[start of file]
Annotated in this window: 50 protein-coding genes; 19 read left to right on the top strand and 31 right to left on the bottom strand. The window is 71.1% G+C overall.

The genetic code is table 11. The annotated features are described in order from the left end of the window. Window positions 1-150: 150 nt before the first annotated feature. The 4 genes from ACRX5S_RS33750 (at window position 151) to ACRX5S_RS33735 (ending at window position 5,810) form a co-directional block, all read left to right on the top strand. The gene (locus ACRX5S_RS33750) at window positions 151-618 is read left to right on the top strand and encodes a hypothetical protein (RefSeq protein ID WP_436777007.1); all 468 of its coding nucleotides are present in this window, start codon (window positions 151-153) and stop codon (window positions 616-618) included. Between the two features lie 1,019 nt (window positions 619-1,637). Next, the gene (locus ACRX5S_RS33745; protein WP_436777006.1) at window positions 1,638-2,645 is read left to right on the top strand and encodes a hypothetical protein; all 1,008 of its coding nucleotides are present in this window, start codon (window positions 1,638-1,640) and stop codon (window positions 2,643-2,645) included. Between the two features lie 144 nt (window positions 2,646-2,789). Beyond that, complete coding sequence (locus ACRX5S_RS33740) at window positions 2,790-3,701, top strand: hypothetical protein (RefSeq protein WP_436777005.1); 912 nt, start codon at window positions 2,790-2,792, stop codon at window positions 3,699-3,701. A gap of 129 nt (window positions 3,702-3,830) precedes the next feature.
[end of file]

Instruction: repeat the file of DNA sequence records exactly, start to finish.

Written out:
Annotated in this window: 50 protein-coding genes; 19 read left to right on the top strand and 31 right to left on the bottom strand. The window is 71.1% G+C overall.

The genetic code is table 11. The annotated features are described in order from the left end of the window. Window positions 1-150: 150 nt before the first annotated feature. The 4 genes from ACRX5S_RS33750 (at window position 151) to ACRX5S_RS33735 (ending at window position 5,810) form a co-directional block, all read left to right on the top strand. The gene (locus ACRX5S_RS33750) at window positions 151-618 is read left to right on the top strand and encodes a hypothetical protein (RefSeq protein ID WP_436777007.1); all 468 of its coding nucleotides are present in this window, start codon (window positions 151-153) and stop codon (window positions 616-618) included. Between the two features lie 1,019 nt (window positions 619-1,637). Next, the gene (locus ACRX5S_RS33745; protein WP_436777006.1) at window positions 1,638-2,645 is read left to right on the top strand and encodes a hypothetical protein; all 1,008 of its coding nucleotides are present in this window, start codon (window positions 1,638-1,640) and stop codon (window positions 2,643-2,645) included. Between the two features lie 144 nt (window positions 2,646-2,789). Beyond that, complete coding sequence (locus ACRX5S_RS33740) at window positions 2,790-3,701, top strand: hypothetical protein (RefSeq protein WP_436777005.1); 912 nt, start codon at window positions 2,790-2,792, stop codon at window positions 3,699-3,701. A gap of 129 nt (window positions 3,702-3,830) precedes the next feature.